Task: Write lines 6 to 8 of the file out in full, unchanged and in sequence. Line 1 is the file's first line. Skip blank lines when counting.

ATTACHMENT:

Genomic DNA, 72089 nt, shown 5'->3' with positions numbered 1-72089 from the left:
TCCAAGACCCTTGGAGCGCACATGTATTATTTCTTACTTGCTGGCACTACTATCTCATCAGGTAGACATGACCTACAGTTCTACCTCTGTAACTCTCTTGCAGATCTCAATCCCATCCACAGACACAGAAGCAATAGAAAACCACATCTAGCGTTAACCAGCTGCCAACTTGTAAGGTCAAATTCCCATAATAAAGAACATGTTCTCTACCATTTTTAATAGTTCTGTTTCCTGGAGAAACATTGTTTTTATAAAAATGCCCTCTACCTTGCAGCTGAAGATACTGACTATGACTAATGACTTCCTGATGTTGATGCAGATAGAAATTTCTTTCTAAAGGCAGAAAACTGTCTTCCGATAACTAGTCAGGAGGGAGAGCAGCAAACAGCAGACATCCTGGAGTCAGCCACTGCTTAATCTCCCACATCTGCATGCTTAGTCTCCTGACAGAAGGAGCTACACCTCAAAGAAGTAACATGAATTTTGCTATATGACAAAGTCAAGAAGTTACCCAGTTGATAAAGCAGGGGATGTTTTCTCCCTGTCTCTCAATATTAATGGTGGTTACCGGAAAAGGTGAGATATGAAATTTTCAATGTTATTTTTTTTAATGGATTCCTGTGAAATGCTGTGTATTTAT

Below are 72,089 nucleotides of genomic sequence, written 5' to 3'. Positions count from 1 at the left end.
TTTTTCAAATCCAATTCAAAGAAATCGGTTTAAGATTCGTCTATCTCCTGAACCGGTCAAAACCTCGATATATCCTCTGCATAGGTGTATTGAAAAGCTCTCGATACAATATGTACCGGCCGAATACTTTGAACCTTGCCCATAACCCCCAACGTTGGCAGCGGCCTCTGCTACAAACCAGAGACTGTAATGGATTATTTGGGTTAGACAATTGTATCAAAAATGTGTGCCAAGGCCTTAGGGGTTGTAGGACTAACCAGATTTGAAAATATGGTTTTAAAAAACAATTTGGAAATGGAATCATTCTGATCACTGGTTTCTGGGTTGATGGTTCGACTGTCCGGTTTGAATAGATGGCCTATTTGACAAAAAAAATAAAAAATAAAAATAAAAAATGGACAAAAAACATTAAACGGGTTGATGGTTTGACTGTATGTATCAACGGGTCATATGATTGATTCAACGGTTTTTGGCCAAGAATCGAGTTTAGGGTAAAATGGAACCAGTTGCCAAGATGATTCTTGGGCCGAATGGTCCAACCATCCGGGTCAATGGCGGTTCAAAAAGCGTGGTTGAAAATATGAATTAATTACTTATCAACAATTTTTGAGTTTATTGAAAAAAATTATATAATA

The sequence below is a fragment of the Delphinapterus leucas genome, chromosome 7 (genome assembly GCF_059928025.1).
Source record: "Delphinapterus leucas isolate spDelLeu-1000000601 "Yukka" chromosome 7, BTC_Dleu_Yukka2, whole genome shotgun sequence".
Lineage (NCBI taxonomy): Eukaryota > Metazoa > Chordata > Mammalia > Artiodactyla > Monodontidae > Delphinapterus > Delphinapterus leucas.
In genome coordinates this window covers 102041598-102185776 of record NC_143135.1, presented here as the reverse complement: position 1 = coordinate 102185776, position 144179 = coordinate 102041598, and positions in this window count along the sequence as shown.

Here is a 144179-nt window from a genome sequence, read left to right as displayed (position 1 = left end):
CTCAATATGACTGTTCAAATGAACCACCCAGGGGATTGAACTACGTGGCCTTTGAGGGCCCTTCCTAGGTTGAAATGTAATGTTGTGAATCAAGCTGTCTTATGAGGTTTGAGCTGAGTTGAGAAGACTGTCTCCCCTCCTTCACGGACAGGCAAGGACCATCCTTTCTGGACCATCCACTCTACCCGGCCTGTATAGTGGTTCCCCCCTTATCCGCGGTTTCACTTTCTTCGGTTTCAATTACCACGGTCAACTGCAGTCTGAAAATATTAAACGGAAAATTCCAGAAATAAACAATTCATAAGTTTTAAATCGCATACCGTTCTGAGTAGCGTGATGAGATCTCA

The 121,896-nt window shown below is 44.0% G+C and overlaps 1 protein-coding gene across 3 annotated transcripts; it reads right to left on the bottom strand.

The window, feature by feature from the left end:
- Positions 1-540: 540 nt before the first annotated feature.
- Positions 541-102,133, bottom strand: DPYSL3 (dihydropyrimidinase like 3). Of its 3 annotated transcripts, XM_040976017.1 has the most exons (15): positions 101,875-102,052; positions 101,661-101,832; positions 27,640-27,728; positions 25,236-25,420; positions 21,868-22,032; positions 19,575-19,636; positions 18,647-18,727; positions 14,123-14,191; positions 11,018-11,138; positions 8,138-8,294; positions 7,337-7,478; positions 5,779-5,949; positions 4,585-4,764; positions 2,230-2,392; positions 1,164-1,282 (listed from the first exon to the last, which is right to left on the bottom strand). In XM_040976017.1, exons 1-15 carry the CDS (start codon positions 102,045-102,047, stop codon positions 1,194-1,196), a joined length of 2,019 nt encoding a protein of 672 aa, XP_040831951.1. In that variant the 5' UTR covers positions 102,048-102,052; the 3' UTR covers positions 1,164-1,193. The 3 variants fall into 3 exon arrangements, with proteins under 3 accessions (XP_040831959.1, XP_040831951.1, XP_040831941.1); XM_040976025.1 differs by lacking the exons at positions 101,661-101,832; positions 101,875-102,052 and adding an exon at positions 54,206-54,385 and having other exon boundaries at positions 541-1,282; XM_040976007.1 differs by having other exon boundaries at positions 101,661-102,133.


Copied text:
Source record: "Delphinapterus leucas isolate spDelLeu-1000000601 "Yukka" chromosome 7, BTC_Dleu_Yukka2, whole genome shotgun sequence".
Lineage (NCBI taxonomy): Eukaryota > Metazoa > Chordata > Mammalia > Artiodactyla > Monodontidae > Delphinapterus > Delphinapterus leucas.
In genome coordinates this window covers 102041598-102185776 of record NC_143135.1, presented here as the reverse complement: position 1 = coordinate 102185776, position 144179 = coordinate 102041598, and positions in this window count along the sequence as shown.